[media-credit name=”Courtesy Tega Cay Water Citizens Advisory Council” align=”alignright” width=”300″][/media-credit]Residents in Tega Cay have a new ally in trying to force their utility provider to fix a number of issues in their aging system.
Issues like overflowing sewers — that send hundreds of thousands of gallons of raw sewage into Lake Wylie each year.
Catawba Riverkeeper Sam Perkins met with the Tega Cay Water Citizens Advisory Council Thursday and the two are now focusing their efforts on an order issued by the S.C. Department of Health and Environmental Control to fix the issue.
Perkins said DHEC’s consent order identified “a lot” of issues with the system. He and the citizens’ group are now attempting to quantify how the utility defaulted on its obligation.
“This is an old system… and when you have a system like that, you’ve gotta keep up with it,” Perkins said. “You have to make sure your infrastructure is able to handle it.”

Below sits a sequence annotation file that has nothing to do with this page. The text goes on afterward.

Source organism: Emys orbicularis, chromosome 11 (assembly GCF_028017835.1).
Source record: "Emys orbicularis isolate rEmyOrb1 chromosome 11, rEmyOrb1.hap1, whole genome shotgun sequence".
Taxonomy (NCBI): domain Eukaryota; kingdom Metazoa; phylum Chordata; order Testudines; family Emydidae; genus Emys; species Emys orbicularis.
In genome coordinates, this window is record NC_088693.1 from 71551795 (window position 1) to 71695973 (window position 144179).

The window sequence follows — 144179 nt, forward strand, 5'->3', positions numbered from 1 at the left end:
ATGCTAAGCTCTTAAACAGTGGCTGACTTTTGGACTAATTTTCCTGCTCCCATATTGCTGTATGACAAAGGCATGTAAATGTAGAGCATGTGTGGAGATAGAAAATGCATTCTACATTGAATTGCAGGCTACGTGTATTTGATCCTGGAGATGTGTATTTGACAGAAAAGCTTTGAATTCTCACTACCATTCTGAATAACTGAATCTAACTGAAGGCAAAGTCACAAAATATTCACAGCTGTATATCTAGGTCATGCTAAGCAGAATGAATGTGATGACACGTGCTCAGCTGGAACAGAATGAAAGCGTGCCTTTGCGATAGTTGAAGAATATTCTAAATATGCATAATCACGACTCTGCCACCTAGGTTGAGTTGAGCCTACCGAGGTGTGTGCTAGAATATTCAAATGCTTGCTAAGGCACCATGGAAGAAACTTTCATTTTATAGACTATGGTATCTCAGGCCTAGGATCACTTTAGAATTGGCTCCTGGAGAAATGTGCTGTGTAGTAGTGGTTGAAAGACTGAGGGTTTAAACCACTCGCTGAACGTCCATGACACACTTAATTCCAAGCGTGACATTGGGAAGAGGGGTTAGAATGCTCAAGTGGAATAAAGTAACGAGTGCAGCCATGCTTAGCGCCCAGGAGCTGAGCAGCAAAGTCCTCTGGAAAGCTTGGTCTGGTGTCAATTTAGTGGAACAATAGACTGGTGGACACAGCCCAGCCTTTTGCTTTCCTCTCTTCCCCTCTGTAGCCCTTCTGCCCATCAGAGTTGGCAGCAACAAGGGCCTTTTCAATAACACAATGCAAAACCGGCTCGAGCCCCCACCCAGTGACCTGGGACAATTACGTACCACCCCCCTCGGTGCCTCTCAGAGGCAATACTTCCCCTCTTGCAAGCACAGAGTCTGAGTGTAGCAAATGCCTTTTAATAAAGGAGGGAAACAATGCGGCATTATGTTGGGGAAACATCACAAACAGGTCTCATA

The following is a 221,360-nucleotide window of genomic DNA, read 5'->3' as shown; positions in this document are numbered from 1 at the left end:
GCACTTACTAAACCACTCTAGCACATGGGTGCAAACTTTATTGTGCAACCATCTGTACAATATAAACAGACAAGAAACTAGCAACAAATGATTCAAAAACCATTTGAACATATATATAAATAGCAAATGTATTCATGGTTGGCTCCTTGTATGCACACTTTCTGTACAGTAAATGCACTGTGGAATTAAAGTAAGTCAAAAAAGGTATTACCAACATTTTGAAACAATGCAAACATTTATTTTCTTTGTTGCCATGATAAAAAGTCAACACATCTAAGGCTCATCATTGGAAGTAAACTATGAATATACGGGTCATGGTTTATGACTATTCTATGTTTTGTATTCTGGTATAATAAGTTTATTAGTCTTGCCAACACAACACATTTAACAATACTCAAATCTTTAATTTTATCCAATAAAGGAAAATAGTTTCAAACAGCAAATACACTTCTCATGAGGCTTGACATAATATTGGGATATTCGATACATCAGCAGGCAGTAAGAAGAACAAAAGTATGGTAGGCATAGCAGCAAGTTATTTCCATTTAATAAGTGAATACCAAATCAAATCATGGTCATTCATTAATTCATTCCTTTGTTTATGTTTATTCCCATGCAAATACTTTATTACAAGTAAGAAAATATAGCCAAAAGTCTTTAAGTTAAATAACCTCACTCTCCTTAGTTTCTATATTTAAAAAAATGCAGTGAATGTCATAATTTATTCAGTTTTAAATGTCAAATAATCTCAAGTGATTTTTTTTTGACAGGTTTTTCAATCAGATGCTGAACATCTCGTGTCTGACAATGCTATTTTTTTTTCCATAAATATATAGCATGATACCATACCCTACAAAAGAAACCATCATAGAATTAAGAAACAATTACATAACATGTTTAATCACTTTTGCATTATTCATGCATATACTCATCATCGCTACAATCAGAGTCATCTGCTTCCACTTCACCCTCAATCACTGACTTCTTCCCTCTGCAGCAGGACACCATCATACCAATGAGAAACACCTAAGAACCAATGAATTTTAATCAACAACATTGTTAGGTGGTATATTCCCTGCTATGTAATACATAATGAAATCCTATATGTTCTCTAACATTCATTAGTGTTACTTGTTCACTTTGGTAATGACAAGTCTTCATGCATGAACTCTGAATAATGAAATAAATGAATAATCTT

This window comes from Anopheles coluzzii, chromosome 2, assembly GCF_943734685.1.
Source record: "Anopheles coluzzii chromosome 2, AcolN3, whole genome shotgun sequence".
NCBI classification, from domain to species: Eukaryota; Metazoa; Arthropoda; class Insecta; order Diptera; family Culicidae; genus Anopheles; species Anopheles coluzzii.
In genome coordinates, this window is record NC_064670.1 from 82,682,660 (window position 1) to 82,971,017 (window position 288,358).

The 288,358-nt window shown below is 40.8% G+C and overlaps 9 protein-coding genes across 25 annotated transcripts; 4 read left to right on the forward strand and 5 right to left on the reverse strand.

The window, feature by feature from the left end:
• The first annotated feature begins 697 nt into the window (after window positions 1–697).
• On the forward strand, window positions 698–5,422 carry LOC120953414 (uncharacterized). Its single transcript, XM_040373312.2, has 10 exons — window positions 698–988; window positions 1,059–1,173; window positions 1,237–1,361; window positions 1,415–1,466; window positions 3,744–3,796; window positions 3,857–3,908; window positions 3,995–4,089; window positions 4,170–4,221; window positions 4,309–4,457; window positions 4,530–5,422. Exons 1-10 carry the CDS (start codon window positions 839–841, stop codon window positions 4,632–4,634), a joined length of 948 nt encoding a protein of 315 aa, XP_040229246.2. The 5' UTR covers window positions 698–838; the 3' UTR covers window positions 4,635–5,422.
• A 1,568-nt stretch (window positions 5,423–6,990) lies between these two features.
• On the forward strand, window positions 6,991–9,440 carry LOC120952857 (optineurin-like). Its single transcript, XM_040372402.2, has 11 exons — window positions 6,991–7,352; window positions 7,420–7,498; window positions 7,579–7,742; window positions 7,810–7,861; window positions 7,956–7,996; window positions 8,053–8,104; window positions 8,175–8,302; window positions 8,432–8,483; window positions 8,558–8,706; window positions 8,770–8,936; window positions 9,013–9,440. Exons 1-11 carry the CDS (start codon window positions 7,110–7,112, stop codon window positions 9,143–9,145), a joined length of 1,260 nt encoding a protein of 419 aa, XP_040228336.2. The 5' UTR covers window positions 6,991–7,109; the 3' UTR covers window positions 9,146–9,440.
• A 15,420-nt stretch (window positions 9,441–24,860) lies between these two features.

Residents can usually predict when the sewers will overflow — usually after heavy rains.
“There’s just no measure to tell how you how frustrated we are,” Lake Wylie resident Linda Stevenson said in an interview with our news partner CN2 News. “When you have gone from everybody from the governor of the state down. And nobody can do anything? They are breaking federal law.”
Lake Wylie is the source of water for many York County residents — city water supplies in Rock Hill, Fort Mil land York are all fed by Lake Wylie.
“It’s gotten ridiculous. When you have kids playing in the cove you are really opening up the opportunity for infection,” Perkins said about the sewage overflows.
Typically, following those overflows, no-swim orders are issued for specific portions of Lake Wylie. Those orders are generally lifted one to two weeks following the initial spill.